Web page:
Farrington bases its first argument on the language of Judge Cardozo in MacPherson v. Buick. "The principle that the danger must be imminent does not change," which appears at page 291 of 217 N.Y. at page 1053 of 111 N.E., is interpreted by the defendant as a holding intended to limit the liability of the manufacturer in terms of the period of time intervening between cause and effect. MacPherson v. Buick, however, does not so hold, and immediacy in point of time is not an indispensable element of the New York rule. A bomb is nonetheless deadly if it contains a time mechanism. On the other hand, evidence of the passage of time, together with that of other attendant circumstances, is admissible, in order that a jury may not be led astray. The mere passage of time confers no immunity upon a negligent wrongdoer; but it has relevance to the likelihood, depending upon the circumstances of a particular case, that deterioration due to use, perhaps accelerated by misuse, will be mistaken by a jury for a defect due to negligent manufacture or fabrication. On the evidence before us in this case, we cannot say the jury went beyond permissible and rational inference in attributing the accident to Farrington's negligent fabrication of the skid iron, which cracked and came apart, despite at least two and one-half years of apparently safe use and normally rough handling. Davis v. Long Island R. R., 301 N.Y. 450, 453, 95 N.E.2d 700; Newhall v. McCann, 267 N.Y. 394, 398, 196 N.E. 302; Hayes v. Thompson, Sup. Ct.1874, 2 Hun 518.


A brief discussion of another ground for reversal urged by Farrington will serve to bring into focus what seems to have been one of Farrington's principal contentions at the trial, the particulars of which will be referred to shortly.

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The jury retired for their deliberations at 12:42 P.M. and at 3:45 P.M. requested further instructions, which were given. At 5:40 P.M. the forelady sent a message to the effect that the jury were unable to agree, but the trial judge requested them to make a further attempt to arrive at a verdict. Thereupon the jury requested that certain exhibits be brought to the juryroom and about fifteen minutes later, at 6:15 P.M., the trial judge, of his own motion and without further request from the jury or anyone else, recalled the jury and proceeded further to clarify "some portions" of his charge. He said:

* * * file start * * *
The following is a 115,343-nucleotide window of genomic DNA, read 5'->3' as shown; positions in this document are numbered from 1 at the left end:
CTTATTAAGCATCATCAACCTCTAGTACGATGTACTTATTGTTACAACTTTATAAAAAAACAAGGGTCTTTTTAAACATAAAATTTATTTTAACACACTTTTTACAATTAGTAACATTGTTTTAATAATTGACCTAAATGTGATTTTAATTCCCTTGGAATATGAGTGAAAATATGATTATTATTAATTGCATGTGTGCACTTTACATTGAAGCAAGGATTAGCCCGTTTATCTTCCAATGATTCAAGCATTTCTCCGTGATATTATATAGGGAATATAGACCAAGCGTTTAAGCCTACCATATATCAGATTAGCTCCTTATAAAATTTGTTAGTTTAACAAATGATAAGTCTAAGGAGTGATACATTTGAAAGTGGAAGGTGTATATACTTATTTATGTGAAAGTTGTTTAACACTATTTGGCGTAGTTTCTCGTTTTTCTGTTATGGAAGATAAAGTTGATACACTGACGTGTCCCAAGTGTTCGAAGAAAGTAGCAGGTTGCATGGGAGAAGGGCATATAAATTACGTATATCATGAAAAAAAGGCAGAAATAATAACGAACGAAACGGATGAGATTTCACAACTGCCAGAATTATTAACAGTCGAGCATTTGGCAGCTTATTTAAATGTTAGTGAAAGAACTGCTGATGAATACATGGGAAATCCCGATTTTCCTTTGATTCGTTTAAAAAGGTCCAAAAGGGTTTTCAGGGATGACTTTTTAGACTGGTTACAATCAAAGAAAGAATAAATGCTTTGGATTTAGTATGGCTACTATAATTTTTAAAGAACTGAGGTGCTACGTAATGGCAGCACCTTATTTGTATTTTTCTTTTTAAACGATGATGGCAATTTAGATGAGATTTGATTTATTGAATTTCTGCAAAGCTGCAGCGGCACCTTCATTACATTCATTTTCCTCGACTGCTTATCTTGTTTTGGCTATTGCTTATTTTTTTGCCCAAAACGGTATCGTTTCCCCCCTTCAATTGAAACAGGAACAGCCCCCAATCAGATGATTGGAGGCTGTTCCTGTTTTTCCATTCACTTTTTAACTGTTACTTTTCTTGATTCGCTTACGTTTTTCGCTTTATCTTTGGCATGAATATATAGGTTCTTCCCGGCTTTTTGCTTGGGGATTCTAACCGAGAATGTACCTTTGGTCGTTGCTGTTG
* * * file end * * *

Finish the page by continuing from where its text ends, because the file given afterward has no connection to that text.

"The Court: Ladies and gentlemen, I have been troubled that some portions of my charge might not have been as clear as they could have been, so I have attempted to rephrase, in the hope that clarification will be served.


"The issues for your consideration are actually few and relatively simple, and you may not consider any other issues than the ones I submit for your consideration. You can't speculate. The Court frames the issues, and those are the issues you will concern yourselves with."


This introductory statement was followed by a paraphrase of what had already been said in the main charge on the subject of what the law required to be shown by way of knowledge by Farrington of the use which the skid iron "would be put to," in order to charge Farrington with a duty toward plaintiff, followed by a few words to assist the jury in reaching a conclusion on the subject of negligent fabrication.


It is claimed that it was error to emphasize these matters and that the effect of such supplemental instructions was to eliminate the issue of proximate cause as one of the essential elements of plaintiff's case.


The notion that a trial judge lacks power suo motu to recall a jury for further instructions when he thinks they are needed is indeed a startling proposition, reminiscent of the days of Jacksonian democracy, when local judges in many states were shorn of some of their traditional and necessary common law powers. Fortunately, no such shackles were put upon the federal judiciary. The trial judge had undoubted power to do what he did here. Allis v. United States, 155 U.S. 117, 15 S.Ct. 36, 39 L.Ed. 91; Charlton v. Kelly, 9 Cir., 156 F. 433.


Moreover, we are confident that neither the trial judge nor the jury thought that any of the issues submitted in the main charge were being taken from the jury.


Defendant Farrington, however, insists in its brief and on oral argument that there was intervening negligence by McGrath and that the case against Farrington should have been dismissed or that the jury should have been instructed that, if they found such intervening negligence by McGrath, they should return a verdict in Farrington's favor.